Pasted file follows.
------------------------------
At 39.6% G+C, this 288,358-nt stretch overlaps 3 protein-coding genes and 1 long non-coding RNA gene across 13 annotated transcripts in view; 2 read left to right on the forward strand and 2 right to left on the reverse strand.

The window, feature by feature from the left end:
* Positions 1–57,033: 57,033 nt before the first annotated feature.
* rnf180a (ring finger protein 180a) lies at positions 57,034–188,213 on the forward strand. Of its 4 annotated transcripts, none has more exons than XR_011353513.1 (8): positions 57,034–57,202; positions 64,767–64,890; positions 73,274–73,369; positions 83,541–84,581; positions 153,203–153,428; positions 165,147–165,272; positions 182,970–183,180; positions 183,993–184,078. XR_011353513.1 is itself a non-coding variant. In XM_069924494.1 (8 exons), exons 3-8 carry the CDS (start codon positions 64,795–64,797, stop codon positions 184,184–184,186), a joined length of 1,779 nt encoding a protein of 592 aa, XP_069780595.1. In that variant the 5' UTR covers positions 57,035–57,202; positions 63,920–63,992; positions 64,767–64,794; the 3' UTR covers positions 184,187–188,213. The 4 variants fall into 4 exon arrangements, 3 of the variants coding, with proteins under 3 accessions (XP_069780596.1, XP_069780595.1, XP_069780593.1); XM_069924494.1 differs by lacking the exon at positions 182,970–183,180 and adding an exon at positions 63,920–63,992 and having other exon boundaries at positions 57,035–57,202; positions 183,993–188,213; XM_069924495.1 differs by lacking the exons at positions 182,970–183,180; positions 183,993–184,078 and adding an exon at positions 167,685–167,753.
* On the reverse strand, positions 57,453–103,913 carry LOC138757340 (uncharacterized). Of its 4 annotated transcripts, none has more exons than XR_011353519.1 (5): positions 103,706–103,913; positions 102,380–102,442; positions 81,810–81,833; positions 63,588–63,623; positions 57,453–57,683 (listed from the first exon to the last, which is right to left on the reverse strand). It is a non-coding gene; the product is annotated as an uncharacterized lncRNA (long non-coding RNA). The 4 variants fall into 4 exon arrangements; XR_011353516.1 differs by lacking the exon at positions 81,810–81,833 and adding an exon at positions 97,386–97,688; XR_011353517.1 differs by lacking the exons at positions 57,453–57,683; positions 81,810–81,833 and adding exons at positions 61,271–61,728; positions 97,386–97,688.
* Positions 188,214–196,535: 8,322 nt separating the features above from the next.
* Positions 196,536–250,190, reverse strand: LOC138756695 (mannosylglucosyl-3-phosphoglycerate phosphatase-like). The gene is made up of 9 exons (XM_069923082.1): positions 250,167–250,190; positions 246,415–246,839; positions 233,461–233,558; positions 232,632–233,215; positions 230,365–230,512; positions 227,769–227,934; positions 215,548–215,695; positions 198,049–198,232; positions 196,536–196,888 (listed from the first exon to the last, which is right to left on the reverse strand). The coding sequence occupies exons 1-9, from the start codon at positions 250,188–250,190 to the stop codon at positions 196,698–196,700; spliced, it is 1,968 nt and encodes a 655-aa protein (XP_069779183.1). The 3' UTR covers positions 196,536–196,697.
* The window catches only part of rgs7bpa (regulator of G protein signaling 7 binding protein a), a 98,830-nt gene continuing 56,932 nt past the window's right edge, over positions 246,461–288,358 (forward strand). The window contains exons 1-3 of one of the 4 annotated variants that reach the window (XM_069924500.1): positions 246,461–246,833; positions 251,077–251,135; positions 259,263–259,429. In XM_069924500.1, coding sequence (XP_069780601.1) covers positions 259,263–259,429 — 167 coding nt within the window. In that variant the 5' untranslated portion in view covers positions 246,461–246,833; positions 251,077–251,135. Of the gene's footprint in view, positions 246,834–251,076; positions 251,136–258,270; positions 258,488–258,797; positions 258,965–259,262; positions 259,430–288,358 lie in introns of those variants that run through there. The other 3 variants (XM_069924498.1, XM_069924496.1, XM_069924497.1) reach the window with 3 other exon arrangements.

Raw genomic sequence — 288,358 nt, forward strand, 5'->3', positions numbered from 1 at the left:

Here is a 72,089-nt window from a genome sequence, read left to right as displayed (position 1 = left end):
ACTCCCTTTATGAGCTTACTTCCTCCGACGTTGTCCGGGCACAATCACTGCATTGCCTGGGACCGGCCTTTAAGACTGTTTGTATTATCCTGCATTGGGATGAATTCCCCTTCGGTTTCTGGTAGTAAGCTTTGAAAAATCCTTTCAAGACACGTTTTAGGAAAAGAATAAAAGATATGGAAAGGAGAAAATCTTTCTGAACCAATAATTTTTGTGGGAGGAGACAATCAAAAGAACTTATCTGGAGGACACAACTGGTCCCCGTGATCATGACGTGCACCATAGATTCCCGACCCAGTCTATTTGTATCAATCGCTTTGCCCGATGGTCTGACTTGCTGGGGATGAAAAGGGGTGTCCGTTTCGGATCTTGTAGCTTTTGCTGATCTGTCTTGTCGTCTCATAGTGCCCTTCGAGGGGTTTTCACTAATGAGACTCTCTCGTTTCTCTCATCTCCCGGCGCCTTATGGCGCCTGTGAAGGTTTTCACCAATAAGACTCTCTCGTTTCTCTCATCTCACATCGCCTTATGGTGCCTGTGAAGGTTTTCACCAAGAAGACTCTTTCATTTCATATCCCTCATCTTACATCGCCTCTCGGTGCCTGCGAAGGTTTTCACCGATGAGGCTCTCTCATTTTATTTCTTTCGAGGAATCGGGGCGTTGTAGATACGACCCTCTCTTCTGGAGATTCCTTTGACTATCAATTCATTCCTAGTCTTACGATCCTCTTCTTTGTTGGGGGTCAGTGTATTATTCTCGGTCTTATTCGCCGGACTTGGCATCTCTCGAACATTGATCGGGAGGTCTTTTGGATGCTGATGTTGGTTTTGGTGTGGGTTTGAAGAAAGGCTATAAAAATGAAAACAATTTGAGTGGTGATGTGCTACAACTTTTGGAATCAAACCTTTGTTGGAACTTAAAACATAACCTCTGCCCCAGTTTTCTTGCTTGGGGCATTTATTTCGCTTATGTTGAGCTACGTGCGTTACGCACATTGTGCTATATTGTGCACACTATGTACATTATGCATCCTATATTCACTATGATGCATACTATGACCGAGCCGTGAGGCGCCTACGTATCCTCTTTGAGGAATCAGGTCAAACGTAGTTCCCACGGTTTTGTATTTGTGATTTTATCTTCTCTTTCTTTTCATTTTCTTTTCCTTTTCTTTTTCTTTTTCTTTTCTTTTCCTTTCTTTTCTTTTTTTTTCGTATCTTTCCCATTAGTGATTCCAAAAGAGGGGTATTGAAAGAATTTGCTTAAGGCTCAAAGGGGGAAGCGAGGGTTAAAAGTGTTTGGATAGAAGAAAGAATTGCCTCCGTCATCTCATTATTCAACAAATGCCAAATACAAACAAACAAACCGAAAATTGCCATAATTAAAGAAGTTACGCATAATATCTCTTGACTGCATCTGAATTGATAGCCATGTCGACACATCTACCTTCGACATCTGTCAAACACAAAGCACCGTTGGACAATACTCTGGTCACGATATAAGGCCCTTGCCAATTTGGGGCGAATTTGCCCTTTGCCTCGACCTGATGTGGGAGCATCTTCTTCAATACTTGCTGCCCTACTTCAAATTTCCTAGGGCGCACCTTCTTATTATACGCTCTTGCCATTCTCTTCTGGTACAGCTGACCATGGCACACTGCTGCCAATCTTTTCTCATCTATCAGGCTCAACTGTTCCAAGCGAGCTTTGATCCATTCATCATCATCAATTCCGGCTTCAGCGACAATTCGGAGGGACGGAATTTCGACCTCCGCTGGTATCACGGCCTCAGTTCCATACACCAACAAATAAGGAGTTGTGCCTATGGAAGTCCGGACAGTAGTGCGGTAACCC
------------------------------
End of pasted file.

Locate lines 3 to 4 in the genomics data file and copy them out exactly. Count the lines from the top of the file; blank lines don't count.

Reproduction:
* Positions 1–57,033: 57,033 nt before the first annotated feature.
* rnf180a (ring finger protein 180a) lies at positions 57,034–188,213 on the forward strand. Of its 4 annotated transcripts, none has more exons than XR_011353513.1 (8): positions 57,034–57,202; positions 64,767–64,890; positions 73,274–73,369; positions 83,541–84,581; positions 153,203–153,428; positions 165,147–165,272; positions 182,970–183,180; positions 183,993–184,078. XR_011353513.1 is itself a non-coding variant. In XM_069924494.1 (8 exons), exons 3-8 carry the CDS (start codon positions 64,795–64,797, stop codon positions 184,184–184,186), a joined length of 1,779 nt encoding a protein of 592 aa, XP_069780595.1. In that variant the 5' UTR covers positions 57,035–57,202; positions 63,920–63,992; positions 64,767–64,794; the 3' UTR covers positions 184,187–188,213. The 4 variants fall into 4 exon arrangements, 3 of the variants coding, with proteins under 3 accessions (XP_069780596.1, XP_069780595.1, XP_069780593.1); XM_069924494.1 differs by lacking the exon at positions 182,970–183,180 and adding an exon at positions 63,920–63,992 and having other exon boundaries at positions 57,035–57,202; positions 183,993–188,213; XM_069924495.1 differs by lacking the exons at positions 182,970–183,180; positions 183,993–184,078 and adding an exon at positions 167,685–167,753.